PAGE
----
Magazine Articles # Oceans

Phytoplankton Blooms in the Southern Ocean: Through Satellite Observations

Phytoplankton constitute the primary link in the food web of marine life and are a provider of oxygen. Satellite observations using remote sensing data has proved useful in identifying pockets of phytoplankton bloom, especially in the Southern Ocean.

Magazine Articles # Oceans

Rising Global Sea Level: Where are we?

Observational data on sea level rise, available since 1870, shows a constant rise. The multiple causes responsible for it have been traced to rising global temperatures, melting of land-based ice in all the Polar Regions, including Himalaya and the thermal expansion of ocean water etc.

Magazine Articles # Oceans

Designing Polar Research Vessels

Observations in Polar Regions are essential for understanding changing climate. This article provides insights into how a floating laboratory—the Polar Research Vessel, is designed and built to meet the mission requirements of scientific users.

Magazine Articles # Oceans

International Indian Ocean Expedition-2: A Basin-Wide Research Initiative

The Second International Indian Ocean Expedition (IIOE, 2015-2020) built on the legacy of the first IIOE-1 (1959-65) seeks to advance our understanding of the dynamics of the Indian Ocean and allied scientific issues.

Magazine Articles # Oceans

The Oceans of the World

Oceans play a major role in the hydrological cycle, moderate the climate and act as the primary sink for carbon dioxide. The complex bathymetry of ocean beds, with long mountain ranges, mounds, volcanic craters and marine sediments, have been revealed by deep sea exploration.

Oceans

What regulates our coastline: Coastal Regulation Zone Directives

Need for restrictions on Coastal Regulation Zone India has a vast coastline with nine states and four union territories having a sea-line running along their borders. Consequently, large populations of people are dependent on the sea for their livelihood. The scenic beauty of the sea and coastal formations also attract tourists in huge numbers. Minerals like salt, potassium, magnesium, sand and gravel, limestone and gypsum, manganese nodules, phosphorites , volcanic deposits of metals, placer deposits...

English Free Article # Oceans

Decoding Pelagic Deposits | Red Clay and Oozes under the Ocean

What are pelagic deposits? Ocean deposits usually consist of unconsolidated sediments, which can come from various sources, and are deposited at the ocean floor. Thickness of these  deposits vary greatly from one ocean to another (Fig.1). Ocean deposits can be differentiated on the basis of their composition, source, method of transit, and mode of distribution. Fig. 1: Total sediment thickness of World's Oceans and marginal seas Source: NOAA The components of ocean deposits can be transported...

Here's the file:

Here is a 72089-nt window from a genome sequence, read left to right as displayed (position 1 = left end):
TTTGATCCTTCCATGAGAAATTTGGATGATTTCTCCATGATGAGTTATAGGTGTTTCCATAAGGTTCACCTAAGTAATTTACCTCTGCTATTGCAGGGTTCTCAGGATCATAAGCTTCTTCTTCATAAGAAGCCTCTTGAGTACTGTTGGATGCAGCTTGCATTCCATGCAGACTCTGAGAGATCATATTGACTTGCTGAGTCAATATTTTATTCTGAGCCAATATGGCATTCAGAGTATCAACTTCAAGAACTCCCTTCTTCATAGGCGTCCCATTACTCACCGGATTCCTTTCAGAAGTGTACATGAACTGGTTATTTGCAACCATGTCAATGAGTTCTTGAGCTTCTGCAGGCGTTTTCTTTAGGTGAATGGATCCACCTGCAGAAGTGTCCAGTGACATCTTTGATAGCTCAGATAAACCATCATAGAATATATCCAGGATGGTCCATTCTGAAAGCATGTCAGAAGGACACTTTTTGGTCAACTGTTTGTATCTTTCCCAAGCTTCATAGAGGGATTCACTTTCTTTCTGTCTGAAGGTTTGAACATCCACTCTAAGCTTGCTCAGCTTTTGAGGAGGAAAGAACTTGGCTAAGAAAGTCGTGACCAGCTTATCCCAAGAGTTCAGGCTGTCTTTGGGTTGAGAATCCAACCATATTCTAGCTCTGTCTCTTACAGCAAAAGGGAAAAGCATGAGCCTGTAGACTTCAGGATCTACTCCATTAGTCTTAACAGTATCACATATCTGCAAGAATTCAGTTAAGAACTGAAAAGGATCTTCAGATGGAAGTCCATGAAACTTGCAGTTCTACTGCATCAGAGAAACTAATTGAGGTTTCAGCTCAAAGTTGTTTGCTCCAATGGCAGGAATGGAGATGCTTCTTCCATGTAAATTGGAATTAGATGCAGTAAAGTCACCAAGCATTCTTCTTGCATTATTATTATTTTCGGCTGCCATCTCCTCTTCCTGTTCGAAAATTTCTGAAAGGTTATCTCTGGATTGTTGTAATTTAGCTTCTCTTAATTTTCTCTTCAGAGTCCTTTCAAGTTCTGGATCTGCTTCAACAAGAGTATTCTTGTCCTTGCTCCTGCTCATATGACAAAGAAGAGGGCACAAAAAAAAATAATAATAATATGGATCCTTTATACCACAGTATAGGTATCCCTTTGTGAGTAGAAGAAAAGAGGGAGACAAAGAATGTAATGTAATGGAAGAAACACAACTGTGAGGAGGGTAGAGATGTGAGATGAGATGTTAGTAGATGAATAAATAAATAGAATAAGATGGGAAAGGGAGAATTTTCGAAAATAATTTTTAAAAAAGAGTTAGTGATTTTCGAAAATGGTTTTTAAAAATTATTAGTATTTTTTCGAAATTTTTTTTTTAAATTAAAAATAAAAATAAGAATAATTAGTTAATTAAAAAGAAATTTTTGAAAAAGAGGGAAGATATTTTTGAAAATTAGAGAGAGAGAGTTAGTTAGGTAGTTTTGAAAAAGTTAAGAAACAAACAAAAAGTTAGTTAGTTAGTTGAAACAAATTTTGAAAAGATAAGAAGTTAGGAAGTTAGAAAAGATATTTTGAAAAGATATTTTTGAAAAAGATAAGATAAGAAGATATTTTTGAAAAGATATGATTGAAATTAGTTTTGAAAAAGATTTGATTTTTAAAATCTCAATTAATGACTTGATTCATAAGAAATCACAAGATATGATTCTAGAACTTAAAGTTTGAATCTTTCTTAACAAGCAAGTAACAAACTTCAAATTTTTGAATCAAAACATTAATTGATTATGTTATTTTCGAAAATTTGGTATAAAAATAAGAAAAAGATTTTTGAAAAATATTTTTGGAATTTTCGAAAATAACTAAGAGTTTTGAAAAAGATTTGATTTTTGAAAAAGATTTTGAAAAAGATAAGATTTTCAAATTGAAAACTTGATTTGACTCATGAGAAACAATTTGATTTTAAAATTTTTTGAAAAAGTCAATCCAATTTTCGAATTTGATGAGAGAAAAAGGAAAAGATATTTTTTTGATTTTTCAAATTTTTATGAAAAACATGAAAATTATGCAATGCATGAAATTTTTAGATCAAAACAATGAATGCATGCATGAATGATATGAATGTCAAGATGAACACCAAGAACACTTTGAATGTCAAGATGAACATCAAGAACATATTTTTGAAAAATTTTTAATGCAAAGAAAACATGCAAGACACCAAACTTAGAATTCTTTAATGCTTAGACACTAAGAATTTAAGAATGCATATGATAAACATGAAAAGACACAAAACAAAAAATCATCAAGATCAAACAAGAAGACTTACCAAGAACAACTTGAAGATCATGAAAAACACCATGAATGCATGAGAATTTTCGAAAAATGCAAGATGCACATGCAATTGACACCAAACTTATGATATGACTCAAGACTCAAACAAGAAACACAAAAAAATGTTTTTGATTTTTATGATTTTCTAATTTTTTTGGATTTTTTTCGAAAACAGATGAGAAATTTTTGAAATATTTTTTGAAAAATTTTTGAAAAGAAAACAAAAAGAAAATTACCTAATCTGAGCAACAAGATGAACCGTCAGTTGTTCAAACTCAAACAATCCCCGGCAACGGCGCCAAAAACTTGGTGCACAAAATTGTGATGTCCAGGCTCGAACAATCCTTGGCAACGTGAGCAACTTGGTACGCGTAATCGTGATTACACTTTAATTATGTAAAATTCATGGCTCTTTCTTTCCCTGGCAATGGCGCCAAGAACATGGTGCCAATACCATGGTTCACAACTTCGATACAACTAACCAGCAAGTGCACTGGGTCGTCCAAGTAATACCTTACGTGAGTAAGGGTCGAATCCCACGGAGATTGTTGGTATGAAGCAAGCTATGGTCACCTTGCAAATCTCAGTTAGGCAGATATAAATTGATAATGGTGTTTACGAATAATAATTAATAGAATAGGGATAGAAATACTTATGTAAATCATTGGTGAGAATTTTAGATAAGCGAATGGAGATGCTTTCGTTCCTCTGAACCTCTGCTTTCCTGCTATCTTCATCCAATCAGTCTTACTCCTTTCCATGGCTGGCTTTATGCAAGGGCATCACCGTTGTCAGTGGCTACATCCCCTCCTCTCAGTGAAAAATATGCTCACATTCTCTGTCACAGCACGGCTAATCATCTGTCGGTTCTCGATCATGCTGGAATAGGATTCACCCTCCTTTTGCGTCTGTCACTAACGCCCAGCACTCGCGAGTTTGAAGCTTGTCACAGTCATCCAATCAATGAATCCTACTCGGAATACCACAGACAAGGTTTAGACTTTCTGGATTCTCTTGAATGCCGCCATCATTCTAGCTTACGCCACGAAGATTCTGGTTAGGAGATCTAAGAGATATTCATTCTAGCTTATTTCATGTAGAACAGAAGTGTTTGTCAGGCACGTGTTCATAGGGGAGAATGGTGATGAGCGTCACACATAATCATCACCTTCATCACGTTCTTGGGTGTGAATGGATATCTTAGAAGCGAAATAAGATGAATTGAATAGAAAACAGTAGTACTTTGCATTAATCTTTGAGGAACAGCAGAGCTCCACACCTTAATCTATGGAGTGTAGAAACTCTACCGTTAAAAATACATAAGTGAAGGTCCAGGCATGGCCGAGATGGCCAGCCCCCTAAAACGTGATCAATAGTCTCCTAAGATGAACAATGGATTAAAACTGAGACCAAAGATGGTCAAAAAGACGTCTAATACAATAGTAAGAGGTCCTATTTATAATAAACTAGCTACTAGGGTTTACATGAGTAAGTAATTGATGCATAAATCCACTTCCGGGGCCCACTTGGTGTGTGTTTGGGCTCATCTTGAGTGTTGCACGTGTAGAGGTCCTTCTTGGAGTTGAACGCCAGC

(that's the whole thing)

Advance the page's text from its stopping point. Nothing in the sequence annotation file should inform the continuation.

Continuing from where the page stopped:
English Free Article # Oceans

UNCLOS or Law of Sea Offers Cooperation for Sustainable Oceans

The United Nations Convention on the Law of the Sea (UNCLOS) is a comprehensive UN legal policy document demarcating areas of the sea under the jurisdiction of member states as well as legal clauses for human maritime activity in a comprehensive manner. The UNCLOS aims to demarcate and scrutinize the legal ramifications in the fullest possible scope of different jurisdictional and geographical areas of the sea as well as for human maritime activity. The sections for maritime zones that were defined...

English Free Article # Oceans

Sinkholes, a fascinating feature of Earth’s Karst Topography

The action of surface water and groundwater in the chemical weathering or chemical erosion of soluble carbonate rocks such as magnesium carbonates (dolomites) and calcium carbonates (limestone) produces landforms that are called karst topography. Geological features such as caves, sinkholes, underground rivers, barren and rocky ground and lack of surface water bodies are all results of the chemical processes of karst topography. The ontology of the term derives from its original reference to the Karst...

English Free Article # Oceans

Coral Bleaching and Clive Wilkinson Report

The coral bleaching phenomenon The beautiful coral reefs surrounded by blue tropical seas are not just coloured rocks but are thriving ecosystems with live corals that attach their skeletons to rocks and live there. The colours indicate the presence of single-celled algae-like zooxanthellae within their tissues that provide them with the essential nutrients through photosynthesis and in turn, the corals provide them with the required carbon dioxide and ammonium (NOAA, 2017) Even though reefs cover...